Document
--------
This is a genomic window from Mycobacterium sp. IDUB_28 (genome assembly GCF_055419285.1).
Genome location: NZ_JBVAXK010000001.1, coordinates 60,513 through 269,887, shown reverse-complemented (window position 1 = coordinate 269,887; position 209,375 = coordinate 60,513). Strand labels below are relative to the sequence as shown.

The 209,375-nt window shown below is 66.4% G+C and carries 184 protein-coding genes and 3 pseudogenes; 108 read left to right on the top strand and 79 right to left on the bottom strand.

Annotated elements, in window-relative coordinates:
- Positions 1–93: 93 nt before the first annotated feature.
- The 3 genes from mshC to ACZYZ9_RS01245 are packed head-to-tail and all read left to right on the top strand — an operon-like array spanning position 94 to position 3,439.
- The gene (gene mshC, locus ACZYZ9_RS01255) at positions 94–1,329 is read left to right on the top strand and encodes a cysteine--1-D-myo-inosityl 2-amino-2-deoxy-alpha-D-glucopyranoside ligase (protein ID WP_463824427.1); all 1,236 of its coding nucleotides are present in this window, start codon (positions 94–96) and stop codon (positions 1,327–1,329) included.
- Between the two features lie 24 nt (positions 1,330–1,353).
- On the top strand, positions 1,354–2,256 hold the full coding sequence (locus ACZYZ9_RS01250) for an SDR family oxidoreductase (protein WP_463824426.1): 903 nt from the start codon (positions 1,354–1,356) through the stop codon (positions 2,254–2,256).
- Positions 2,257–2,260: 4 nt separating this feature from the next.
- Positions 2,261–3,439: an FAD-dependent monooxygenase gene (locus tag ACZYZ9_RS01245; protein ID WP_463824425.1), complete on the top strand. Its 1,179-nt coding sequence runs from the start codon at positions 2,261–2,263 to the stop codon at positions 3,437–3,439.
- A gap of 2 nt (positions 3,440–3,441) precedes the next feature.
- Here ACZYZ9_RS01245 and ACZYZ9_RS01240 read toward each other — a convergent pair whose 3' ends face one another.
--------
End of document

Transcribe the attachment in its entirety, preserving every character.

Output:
This is a genomic window from Mycobacterium sp. IDUB_28 (genome assembly GCF_055419285.1).
Genome location: NZ_JBVAXK010000001.1, coordinates 60,513 through 269,887, shown reverse-complemented (window position 1 = coordinate 269,887; position 209,375 = coordinate 60,513). Strand labels below are relative to the sequence as shown.

The 209,375-nt window shown below is 66.4% G+C and carries 184 protein-coding genes and 3 pseudogenes; 108 read left to right on the top strand and 79 right to left on the bottom strand.

Annotated elements, in window-relative coordinates:
- Positions 1–93: 93 nt before the first annotated feature.
- The 3 genes from mshC to ACZYZ9_RS01245 are packed head-to-tail and all read left to right on the top strand — an operon-like array spanning position 94 to position 3,439.
- The gene (gene mshC, locus ACZYZ9_RS01255) at positions 94–1,329 is read left to right on the top strand and encodes a cysteine--1-D-myo-inosityl 2-amino-2-deoxy-alpha-D-glucopyranoside ligase (protein ID WP_463824427.1); all 1,236 of its coding nucleotides are present in this window, start codon (positions 94–96) and stop codon (positions 1,327–1,329) included.
- Between the two features lie 24 nt (positions 1,330–1,353).
- On the top strand, positions 1,354–2,256 hold the full coding sequence (locus ACZYZ9_RS01250) for an SDR family oxidoreductase (protein WP_463824426.1): 903 nt from the start codon (positions 1,354–1,356) through the stop codon (positions 2,254–2,256).
- Positions 2,257–2,260: 4 nt separating this feature from the next.
- Positions 2,261–3,439: an FAD-dependent monooxygenase gene (locus tag ACZYZ9_RS01245; protein ID WP_463824425.1), complete on the top strand. Its 1,179-nt coding sequence runs from the start codon at positions 2,261–2,263 to the stop codon at positions 3,437–3,439.
- A gap of 2 nt (positions 3,440–3,441) precedes the next feature.
- Here ACZYZ9_RS01245 and ACZYZ9_RS01240 read toward each other — a convergent pair whose 3' ends face one another.